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## Recursion

The methods you have seen so far have been called from within other methods, but a method can also call itself – something referred to as recursion. Clearly you must include some logic in a recursive method so that it will eventually stop calling itself. We can see how this might be done with a simple example.

We can write a method that will calculate integer powers of a variable, in other words, evaluate xn, or x*x...*x where x is multiplied by itself n times. We can use the fact that we can obtain xn by multiplying xn-1 by x. To put this in terms of a specific example, we can calculate 24 as 23 multiplied by 2, and we can get 23 by multiplying 22 by 2, and 22 is produced by multiplying 21, which is 2 of course, by 2.

### Try It Out – Calculating Powers

Here is the complete program including the recursive method, power():

```public class PowerCalc {
public static void main(String[] args) {
double x = 5.0;
System.out.println(x + " to the power 4 is " + power(x,4));
System.out.println("7.5 to the power 5 is " + power(7.5,5));
System.out.println("7.5 to the power 0 is " + power(7.5,0));
System.out.println("10 to the power -2 is " + power(10,-2));
}

// Raise x to the power n
static double power(double x, int n) {
if(n > 1)
return x*power(x, n-1);    // Recursive call
else if(n < 0)
return 1.0/power(x, -n);   // Negative power of x
else
return n == 0 ? 1.0 : x;   // When n is 0 return 1, otherwise x
}
}
```

This program will produce the output:

```5.0 to the power 4 is 625.0
7.5 to the power 5 is 23730.46875
7.5 to the power 0 is 1.0
10 to the power -2 is 0.01
```

How It Works

The method power() has two parameters, the value x and the power n. The method performs four different actions, depending on the value of n:

 n>1 A recursive call to power() is made with n reduced by 1, and the value returned is multiplied by x. This is effectively calculating xn as x times xn-1. n<0 x-n is equivalent to 1/xn so this is the expression for the return value. This involves a recursive call to power() with the sign of n reversed. n=0 x0 is defined as 1, so this is the value returned. n=1 x1 is x, so x is returned.

Just to make sure the process is clear we can work through the sequence of events as they occur in the calculation of 54.

Level

Description

Relevant Code

1

The first call of the power() method passes 5.0 and 4 as arguments. Since the second argument, n, is greater than 1, the power() method is called again in the return statement, with the second argument reduced by 1.

Power(5.0, 4) {
if(n > 1)
return 5.0*power(5.0, 4-1);
...
}

2

The second call of the power() method passes 5.0 and 3 as arguments. Since the second argument, n, is still greater than 1, the power() method is called again in the return statement with the second argument reduced by 1.

Power(5.0, 3) {
if(n > 1)
return 5.0*power(5.0, 3-1);
...
}

3

The third call of the power() method passes 5.0 and 2 as arguments. Since the second argument, n, is still greater than 1, the power() method is called again, with the second argument again reduced by 1.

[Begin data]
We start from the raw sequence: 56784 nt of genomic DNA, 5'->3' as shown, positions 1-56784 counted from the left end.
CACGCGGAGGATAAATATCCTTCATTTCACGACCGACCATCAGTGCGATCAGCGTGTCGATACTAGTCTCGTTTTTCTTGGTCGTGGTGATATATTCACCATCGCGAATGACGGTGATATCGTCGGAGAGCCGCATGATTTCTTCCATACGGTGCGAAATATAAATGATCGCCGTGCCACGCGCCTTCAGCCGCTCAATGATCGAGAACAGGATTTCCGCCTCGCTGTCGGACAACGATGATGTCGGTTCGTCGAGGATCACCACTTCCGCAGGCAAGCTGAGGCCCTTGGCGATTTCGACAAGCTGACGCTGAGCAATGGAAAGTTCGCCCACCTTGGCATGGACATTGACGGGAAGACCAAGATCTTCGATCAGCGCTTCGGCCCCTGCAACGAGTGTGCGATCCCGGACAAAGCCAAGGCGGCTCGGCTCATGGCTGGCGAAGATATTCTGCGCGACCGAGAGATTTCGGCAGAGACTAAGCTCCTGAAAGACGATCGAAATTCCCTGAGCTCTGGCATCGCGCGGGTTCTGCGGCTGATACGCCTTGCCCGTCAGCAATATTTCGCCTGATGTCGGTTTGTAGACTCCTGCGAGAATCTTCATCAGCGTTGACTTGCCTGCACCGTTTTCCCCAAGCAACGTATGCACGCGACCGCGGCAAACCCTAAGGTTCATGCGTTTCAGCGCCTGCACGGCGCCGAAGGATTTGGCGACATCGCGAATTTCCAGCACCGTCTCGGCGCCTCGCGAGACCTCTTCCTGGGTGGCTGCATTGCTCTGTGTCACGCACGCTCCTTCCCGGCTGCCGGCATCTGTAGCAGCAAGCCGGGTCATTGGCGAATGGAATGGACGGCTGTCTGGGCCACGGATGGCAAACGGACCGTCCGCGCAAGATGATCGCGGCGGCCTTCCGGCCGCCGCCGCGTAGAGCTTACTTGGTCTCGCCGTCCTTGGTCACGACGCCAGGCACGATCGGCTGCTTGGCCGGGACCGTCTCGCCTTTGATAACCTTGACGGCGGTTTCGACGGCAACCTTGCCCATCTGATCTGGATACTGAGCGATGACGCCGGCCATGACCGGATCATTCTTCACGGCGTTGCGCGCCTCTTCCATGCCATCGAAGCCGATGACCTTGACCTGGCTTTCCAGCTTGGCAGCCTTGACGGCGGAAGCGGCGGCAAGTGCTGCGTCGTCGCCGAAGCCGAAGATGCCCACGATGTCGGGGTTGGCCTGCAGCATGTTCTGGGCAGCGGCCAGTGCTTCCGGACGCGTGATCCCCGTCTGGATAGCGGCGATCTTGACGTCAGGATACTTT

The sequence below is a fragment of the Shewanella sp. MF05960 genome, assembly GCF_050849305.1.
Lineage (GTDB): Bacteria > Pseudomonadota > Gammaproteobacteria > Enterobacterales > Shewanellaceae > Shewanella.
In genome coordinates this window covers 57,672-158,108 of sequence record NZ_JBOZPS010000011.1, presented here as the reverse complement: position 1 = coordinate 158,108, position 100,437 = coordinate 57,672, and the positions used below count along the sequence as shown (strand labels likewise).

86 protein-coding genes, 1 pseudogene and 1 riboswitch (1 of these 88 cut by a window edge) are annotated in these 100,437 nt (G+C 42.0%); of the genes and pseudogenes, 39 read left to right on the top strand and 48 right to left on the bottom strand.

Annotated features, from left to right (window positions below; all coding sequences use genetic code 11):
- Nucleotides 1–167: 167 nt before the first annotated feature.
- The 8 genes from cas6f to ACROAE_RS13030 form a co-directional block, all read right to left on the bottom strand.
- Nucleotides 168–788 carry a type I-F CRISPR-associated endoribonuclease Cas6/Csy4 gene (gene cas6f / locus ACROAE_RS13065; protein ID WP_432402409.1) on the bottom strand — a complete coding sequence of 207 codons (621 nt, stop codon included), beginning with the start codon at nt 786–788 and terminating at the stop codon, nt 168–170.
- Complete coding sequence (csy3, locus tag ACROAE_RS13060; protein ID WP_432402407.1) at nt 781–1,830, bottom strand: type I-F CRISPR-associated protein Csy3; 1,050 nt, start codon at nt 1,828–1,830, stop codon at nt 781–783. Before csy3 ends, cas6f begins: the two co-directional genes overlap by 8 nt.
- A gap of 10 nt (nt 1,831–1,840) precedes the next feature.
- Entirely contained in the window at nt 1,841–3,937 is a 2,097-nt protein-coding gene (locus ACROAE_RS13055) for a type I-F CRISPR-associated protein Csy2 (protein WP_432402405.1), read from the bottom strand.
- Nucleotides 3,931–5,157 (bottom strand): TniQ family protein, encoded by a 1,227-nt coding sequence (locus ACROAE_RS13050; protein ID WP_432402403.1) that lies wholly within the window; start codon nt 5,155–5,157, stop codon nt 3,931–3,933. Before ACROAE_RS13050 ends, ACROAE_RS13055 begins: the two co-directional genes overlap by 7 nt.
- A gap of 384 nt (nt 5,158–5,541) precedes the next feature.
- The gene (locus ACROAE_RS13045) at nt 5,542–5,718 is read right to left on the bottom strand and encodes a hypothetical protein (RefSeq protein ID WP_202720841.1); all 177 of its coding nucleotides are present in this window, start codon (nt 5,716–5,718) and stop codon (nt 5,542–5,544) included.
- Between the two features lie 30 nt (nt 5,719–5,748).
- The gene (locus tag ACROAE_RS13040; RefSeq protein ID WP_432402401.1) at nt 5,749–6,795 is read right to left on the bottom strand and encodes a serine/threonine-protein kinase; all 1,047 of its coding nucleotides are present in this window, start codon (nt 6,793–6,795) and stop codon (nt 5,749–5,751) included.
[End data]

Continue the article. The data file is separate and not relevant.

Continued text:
Power(5.0, 2) {
if(n > 1)
return 5.0*power(5.0, 2-1);
...
}

4

The fourth call of the power() method passes 5.0 and 1 as arguments. Since the second argument, n, is not greater than 1, the value of the first argument, 5.0, is returned to level 3.

Power(5.0, 1) {
if(n > 1)
...
else
return 5.0;
}

3

Back at level 3, the value returned, 5.0, is multiplied by the first argument, 5.0, and returned to level 2.

Power(5.0, 2) {
if(n>1)
...
else
return 5.0*5.0;
}

2

Back at level 2, the value returned, 25.0, is multiplied by the first argument, 5.0, and returned to level 1.

Power(5.0, 3) {
if(n > 1)
...
else
return 5.0*25.0;
}

1

Back at level 1, the value returned, 125.0, is multiplied by the first argument, 5.0, and 625.0 is returned as the result of calling the method in the first instance.

Power(5.0, 4) {
if(n > 1)
...
else
return 5.0*125.0;
}

You can see from this that the method power() is called four times in all. The calls cascade down through four levels until the value of n is such that it allows a value to be returned. The return values ripple up through the levels until we are eventually back at the top, and 625.0 is returned to the original calling point.

As a rule, you should only use recursion where there are evident advantages in the approach, as there is quite of lot of overhead in recursive method calls. This particular example could be more easily programmed as a loop and it would execute much more efficiently. One example of where recursion can be applied very effectively is in the handling of data structures such as trees. Unfortunately these don't make convenient illustrations of how recursion works at this stage of the learning curve, because of their complexity.

Before we can dig deeper into classes, we need to take an apparent detour to understand what a package is in Java.

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